Table 5 Summary of published studies of drusen frequency in various primate research facilities.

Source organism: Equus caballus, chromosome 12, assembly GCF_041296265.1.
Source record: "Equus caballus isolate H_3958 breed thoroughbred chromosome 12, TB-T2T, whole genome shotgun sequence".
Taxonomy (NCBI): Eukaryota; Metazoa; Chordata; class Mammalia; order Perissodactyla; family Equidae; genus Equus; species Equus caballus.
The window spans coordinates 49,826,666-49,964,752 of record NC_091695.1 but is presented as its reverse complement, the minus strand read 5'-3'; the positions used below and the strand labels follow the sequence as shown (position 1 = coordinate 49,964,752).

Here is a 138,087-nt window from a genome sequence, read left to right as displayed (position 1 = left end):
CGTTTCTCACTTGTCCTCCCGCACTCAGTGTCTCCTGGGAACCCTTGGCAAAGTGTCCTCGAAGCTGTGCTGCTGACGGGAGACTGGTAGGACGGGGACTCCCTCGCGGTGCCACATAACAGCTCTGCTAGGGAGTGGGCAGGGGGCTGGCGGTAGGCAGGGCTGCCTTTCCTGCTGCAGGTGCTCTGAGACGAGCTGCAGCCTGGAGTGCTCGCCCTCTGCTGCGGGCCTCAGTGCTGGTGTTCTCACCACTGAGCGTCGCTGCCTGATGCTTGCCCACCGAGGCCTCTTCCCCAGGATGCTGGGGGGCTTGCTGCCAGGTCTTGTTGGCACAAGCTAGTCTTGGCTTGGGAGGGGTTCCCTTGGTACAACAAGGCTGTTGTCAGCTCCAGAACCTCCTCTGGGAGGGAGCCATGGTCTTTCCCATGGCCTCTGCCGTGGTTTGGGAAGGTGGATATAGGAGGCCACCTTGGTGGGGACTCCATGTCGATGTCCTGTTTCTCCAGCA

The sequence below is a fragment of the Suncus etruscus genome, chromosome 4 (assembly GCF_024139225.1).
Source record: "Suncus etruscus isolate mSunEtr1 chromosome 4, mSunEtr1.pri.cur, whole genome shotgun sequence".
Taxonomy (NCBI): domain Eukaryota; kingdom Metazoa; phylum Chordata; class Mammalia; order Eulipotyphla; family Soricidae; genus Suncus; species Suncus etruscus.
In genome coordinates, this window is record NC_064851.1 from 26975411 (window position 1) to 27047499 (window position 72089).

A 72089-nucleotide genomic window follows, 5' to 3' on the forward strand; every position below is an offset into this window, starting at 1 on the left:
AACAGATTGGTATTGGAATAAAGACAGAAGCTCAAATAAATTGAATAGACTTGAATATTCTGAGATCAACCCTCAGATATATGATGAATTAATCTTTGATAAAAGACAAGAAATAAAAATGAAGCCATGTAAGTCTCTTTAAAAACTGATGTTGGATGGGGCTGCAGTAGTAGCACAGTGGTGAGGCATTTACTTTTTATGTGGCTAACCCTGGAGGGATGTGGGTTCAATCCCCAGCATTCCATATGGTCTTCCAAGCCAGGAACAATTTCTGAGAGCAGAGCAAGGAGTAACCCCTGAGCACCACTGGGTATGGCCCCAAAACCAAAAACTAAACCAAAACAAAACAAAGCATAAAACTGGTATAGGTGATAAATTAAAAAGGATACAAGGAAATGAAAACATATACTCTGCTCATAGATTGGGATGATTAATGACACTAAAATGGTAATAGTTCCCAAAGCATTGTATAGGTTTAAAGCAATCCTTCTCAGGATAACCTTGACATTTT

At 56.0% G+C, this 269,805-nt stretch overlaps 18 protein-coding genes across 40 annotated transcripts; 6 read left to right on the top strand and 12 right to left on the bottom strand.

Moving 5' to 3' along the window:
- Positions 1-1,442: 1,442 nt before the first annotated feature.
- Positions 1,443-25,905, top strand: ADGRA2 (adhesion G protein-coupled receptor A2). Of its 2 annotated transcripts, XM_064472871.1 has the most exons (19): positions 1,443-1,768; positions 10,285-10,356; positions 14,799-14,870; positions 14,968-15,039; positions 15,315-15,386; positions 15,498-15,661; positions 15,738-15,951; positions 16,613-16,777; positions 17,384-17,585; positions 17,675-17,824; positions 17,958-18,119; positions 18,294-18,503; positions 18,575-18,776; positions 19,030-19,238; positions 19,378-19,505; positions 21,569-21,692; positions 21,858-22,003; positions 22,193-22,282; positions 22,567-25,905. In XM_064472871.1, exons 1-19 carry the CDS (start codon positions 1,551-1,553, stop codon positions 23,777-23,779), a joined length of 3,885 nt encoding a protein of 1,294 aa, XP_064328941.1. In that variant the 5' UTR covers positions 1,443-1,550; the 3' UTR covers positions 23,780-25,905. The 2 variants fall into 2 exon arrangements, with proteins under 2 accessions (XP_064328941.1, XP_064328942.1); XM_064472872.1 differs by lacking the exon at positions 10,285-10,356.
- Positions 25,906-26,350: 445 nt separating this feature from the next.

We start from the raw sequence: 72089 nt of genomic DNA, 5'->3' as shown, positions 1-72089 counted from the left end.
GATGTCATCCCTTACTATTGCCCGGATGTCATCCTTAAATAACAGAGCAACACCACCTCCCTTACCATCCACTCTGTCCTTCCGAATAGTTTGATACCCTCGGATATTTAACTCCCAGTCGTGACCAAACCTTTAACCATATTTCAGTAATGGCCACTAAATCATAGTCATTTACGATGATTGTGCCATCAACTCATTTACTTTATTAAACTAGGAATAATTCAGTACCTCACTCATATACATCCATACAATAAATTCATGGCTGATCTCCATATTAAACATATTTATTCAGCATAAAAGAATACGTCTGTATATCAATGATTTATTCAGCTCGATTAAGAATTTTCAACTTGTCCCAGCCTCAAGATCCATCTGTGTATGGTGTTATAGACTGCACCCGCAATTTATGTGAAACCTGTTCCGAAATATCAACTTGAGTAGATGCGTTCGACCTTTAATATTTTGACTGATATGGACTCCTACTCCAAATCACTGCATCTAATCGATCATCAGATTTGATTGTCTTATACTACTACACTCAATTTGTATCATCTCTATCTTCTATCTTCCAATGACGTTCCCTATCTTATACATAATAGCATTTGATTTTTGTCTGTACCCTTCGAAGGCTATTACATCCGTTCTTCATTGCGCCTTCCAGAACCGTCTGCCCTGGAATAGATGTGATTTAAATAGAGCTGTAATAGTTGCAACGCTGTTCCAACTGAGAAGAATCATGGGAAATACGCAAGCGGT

Modern ocular imaging technologies such as SD-OCT and FAF provide new ways to characterize drusen phenotypes in humans and macaques. SD-OCT of soft drusen in rhesus monkeys appear as dome-shaped hyperreflective deposits under the RPE, which is very similar to those seen in AMD44,45,46,47. However, the soft drusen in macaques appear more uniform in morphology, and lack any reflective drusen substructures or hyperreflective foci in the overlying outer retina which are predictive of progression to geographic atrophy in humans47,48. We also did not find any reticular pseudodrusen, which are more strongly associated with geographic atrophy49, in any of the aged animals in our colony. The absence of these drusen abnormalities may further explain the absence of any advanced AMD phenotype in nonhuman primates. Although we noted extramacular drusen in a selection of animals, their association with AMD progression in humans remain unclear. Peripheral drusen are more frequently observed in AMD patients, but may not be associated with major genetic risk alleles for AMD such as CFH and ARMS250. Further studies using ultrawide-field imaging may better characterize the role of extramacular drusen in rhesus macaques51.